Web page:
Higher infection rates signal better reporting

Reported infection rates at healthcare organizations are up--but that's not neccessarily bad news. Higher numbers signal better reporting, says Bethany Higgins, executive director of Oregon Patient Safety Commission.

Oregon hospitals voluntarily reported 142 adverse events in 2011, up from 85 in 2007, the Oregonian reported. Adverse events ranged from foreign objects left in surgical patients to wrong-site surgeries to medication errors.

"You can clearly see that there's improvement across the board with the quantity, as well as the quality, of the reports submitted, as well as the timeliness with which they are submitting them," Higgins said, However, she added, "We have a long ways to go."
Even if hospitals reported 500 incidents a year--the commission's target for reports--that would only make up a fraction (0.4 percent) of the errors that the commission estimates actually occurs, the newspaper noted.

In California, even though central line infections are down by 10 percent statewide, UC Davis Medical Center is reporting higher infection rates, according to the California public health department.

UC Davis Medical Center's chief medical officer, Allan Siefkin, says that's because his organization does a better job reporting the numbers than other hospitals.

"We have a very, very rigorous surveillance program, and we actively look out for cases using best practices," Siefkin said in the Sacramento Bee. "Unfortunately, many hospitals up and down the state don't have such a system."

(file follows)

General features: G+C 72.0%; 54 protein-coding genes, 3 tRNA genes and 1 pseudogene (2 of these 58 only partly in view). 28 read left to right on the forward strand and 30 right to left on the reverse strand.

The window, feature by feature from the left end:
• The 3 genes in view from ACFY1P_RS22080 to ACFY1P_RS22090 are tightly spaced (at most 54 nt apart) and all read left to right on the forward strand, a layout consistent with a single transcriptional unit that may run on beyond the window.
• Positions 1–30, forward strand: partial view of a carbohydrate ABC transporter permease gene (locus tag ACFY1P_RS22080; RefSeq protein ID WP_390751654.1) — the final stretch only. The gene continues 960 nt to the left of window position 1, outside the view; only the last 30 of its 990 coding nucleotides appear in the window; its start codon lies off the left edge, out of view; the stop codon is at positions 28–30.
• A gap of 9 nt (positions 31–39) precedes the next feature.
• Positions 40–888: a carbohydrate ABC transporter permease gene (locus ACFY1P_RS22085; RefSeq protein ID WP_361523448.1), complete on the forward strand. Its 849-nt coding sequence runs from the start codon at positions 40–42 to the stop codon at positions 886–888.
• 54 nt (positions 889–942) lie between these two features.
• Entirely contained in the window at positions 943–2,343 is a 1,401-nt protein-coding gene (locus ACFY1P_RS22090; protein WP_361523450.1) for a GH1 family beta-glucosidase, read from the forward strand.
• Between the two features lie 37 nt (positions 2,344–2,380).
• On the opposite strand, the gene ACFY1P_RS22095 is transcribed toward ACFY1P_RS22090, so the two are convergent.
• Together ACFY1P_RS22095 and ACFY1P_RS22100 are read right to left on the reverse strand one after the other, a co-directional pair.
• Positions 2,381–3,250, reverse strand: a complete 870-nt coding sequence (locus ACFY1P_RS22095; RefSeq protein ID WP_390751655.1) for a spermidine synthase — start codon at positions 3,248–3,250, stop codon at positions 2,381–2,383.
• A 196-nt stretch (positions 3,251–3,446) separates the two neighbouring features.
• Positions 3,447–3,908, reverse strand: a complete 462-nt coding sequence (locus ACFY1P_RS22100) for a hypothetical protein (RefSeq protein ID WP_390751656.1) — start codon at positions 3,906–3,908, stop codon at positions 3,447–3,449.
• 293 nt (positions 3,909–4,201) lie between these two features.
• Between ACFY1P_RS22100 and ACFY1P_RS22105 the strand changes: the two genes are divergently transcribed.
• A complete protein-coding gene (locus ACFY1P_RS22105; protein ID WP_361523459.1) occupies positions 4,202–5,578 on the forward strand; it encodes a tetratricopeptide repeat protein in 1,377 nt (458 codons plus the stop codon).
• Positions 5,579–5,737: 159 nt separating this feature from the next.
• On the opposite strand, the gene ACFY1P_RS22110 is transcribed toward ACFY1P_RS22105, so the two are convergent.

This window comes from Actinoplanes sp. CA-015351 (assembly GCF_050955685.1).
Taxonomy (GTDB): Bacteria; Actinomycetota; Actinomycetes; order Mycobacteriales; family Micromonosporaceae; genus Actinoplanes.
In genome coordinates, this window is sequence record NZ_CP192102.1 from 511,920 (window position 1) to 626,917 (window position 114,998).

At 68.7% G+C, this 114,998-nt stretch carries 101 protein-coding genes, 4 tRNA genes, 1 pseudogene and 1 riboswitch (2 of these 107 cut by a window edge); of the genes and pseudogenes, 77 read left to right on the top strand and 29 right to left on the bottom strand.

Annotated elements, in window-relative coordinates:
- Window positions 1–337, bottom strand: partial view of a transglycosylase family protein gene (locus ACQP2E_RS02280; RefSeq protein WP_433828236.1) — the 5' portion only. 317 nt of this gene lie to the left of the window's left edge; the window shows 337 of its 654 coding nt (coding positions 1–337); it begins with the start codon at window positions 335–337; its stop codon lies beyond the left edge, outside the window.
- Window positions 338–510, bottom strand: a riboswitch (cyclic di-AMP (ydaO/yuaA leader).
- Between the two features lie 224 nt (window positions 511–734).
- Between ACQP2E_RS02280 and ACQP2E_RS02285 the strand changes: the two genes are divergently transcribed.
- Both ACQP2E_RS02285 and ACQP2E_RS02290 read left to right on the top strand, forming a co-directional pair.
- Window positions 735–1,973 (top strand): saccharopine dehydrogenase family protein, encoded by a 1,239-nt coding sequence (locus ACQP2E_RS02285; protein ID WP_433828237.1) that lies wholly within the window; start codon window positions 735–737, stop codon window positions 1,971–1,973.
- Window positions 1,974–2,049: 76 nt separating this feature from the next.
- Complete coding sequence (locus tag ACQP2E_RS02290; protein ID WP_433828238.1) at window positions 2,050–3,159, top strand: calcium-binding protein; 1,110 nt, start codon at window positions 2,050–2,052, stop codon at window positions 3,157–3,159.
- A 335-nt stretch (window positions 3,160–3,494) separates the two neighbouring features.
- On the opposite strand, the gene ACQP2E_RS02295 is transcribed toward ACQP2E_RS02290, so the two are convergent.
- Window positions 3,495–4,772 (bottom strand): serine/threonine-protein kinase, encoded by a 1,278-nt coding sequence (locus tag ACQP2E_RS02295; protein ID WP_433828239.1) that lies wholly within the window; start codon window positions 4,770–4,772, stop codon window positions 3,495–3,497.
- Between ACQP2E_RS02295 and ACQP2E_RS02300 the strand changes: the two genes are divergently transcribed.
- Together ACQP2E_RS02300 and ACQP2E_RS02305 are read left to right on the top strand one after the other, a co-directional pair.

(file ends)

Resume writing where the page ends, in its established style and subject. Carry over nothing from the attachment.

Every year, more than 200,000 patients die by preventable medical mistakes and infections in hospitals, Leapfrog Group president and CEO Leah Binder said in a New York Daily News column last week, referencing the death of a 12-year old patient at NYU Langone Medical Center due to alleged medical errors and misdiagnoses.

Binder said in order for providers to stop medial errors, the healthcare industry must turn a culture of shame into one of accountability.

"Hospitals must … lose their defensiveness--rather than closely guarding safety data that should be available to the public for scrutiny," Binder said.

"But it's not just healthcare institutions themselves that have work to do. Critics need to move beyond the understandable urge to angrily assign blame --and work in good faith to improve care."

For more information:
- see the Sacramento Bee article
- read the Oregonian article
- here's the Leapfrog Group column in the New York Daily News

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